- "Exclusive" carrying case
- 45W USB-C charger
- Steam Deck cleaning cloth
- Mesh pouch
The difference between the 512GB carrying case and the lower tiers is that the circle on the case is blue. That's literally it.
Steam Deck: Specifications
Dimensions & weight
16 GB LPDDR5 on-board RAM (5500 MT/s quad 32-bit channels)
All models use socketed 2230 m.2 modules (not intended for end-user replacement) All models include high-speed microSD card slot Some 256GB and 512GB models ship with a PCIe Gen 3 x2 SSD.
Audio & microphones
Design: Huge but surprisingly comfortable
The Steam Deck is pretty bulky, and that's the toughest aspect for many people to get over. It's comically large, though it makes good use of the space. It has two analog sticks, a D-pad, two thumbsticks (with capacitive touchpads on top), two touchpads, four A/B/X/Y buttons, four shoulder triggers, a big Steam button, a three-dot button for additional Steam OS options in-game, and four remappable paddles on the back. The two touchpads also double up as buttons, and in supported applications, can be pressed in certain locations to do more. There are also two volume buttons, a top-mounted headphone jack and USB-C port, and a microSD card slot.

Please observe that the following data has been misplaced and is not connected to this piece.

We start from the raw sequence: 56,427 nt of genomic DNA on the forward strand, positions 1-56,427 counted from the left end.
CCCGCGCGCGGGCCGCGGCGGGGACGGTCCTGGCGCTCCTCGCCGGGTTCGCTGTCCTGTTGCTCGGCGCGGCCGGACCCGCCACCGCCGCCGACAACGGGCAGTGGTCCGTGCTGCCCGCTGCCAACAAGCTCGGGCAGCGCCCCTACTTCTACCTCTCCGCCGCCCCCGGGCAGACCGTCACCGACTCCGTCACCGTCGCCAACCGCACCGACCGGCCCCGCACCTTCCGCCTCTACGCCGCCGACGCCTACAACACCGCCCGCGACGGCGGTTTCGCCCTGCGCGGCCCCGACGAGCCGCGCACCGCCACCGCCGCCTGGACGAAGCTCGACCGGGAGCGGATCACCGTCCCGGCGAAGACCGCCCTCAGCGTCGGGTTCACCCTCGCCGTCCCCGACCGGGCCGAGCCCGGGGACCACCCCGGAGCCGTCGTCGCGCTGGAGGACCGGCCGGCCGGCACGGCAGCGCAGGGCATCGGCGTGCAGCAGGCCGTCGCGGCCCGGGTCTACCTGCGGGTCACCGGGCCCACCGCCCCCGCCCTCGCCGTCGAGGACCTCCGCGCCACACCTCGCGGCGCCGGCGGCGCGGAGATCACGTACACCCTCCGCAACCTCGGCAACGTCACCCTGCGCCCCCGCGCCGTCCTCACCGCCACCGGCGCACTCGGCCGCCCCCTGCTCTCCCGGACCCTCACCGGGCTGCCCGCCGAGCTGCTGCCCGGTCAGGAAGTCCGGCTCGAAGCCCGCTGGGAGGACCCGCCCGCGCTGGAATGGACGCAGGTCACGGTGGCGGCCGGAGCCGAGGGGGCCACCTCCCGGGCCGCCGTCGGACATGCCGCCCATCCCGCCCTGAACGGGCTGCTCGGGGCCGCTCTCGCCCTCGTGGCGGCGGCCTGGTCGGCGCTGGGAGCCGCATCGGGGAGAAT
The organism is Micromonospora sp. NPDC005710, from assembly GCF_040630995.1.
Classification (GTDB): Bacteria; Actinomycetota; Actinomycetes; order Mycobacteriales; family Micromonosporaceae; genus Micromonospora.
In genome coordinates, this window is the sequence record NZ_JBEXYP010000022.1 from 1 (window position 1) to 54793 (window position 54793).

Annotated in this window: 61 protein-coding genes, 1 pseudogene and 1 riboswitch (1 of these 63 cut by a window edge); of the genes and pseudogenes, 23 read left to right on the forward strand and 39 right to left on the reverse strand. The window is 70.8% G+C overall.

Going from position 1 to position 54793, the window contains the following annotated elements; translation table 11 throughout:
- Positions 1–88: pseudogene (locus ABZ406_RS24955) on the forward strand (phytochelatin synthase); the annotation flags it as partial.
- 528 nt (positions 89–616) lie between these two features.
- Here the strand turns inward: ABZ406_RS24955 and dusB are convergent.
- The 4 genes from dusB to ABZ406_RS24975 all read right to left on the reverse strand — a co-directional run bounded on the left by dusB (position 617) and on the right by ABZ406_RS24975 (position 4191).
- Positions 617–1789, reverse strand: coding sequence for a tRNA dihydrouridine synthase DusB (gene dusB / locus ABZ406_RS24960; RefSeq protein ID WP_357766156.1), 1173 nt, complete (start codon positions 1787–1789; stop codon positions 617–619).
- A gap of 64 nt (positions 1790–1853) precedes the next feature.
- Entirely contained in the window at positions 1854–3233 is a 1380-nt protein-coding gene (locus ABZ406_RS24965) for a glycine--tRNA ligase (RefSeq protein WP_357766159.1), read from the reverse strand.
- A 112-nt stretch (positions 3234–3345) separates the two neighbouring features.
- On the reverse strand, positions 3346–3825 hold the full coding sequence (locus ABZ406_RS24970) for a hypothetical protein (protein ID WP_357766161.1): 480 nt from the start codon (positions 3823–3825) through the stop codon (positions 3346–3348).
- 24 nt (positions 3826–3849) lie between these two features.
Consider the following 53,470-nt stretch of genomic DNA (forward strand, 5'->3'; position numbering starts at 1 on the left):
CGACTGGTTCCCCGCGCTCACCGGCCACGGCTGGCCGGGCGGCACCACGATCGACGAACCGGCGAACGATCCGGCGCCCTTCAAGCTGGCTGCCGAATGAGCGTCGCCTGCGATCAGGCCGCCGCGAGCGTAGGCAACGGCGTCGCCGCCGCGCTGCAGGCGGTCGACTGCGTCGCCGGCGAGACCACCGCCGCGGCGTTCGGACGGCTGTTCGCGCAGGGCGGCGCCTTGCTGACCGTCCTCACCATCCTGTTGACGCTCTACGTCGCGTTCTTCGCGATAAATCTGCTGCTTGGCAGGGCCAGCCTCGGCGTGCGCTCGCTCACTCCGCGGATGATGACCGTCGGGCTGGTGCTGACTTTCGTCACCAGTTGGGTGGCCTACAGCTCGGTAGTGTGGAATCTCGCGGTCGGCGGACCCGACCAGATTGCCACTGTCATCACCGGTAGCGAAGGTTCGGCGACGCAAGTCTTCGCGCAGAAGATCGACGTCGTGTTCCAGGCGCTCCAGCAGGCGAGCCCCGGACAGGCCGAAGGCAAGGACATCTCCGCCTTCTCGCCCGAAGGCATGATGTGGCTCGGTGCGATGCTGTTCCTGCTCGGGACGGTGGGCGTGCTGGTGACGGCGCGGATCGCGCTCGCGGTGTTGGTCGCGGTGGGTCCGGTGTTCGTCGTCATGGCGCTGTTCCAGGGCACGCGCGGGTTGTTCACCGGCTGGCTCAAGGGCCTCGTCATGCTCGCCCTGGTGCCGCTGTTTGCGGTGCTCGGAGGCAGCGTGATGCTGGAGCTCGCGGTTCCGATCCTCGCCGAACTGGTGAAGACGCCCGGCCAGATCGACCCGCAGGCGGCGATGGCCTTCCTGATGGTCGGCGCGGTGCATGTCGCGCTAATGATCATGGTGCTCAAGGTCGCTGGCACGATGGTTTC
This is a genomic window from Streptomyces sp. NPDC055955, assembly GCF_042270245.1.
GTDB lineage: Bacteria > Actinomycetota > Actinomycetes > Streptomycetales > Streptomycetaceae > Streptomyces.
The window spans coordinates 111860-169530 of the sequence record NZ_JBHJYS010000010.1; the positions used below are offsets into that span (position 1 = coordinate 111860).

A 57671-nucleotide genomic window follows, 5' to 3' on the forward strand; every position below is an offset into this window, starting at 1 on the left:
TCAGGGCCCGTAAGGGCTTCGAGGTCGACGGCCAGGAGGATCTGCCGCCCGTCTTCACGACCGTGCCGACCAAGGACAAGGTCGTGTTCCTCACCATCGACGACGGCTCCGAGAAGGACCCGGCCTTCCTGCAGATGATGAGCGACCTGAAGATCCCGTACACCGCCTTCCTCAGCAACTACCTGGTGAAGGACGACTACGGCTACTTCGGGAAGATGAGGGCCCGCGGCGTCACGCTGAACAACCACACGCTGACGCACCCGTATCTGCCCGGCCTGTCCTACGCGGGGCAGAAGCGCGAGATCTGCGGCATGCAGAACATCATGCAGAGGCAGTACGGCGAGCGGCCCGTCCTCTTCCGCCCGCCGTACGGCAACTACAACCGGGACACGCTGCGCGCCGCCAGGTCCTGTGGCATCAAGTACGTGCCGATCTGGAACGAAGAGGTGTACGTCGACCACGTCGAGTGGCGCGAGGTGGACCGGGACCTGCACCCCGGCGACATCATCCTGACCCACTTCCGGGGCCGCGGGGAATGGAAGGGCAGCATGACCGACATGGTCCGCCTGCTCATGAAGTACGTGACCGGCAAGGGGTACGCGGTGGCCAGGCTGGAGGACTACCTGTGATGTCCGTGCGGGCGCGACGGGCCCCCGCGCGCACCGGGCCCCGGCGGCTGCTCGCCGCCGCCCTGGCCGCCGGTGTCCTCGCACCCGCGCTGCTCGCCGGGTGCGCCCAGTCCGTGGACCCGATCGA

As you can see, there are a lot of control options, and it's hard to think of a game that doesn't have its bases covered in some way. Some might not use the remappable buttons on the back — I haven't run into a time that I would need to use them — but I imagine that there are probably games out there that I may find a use for them eventually.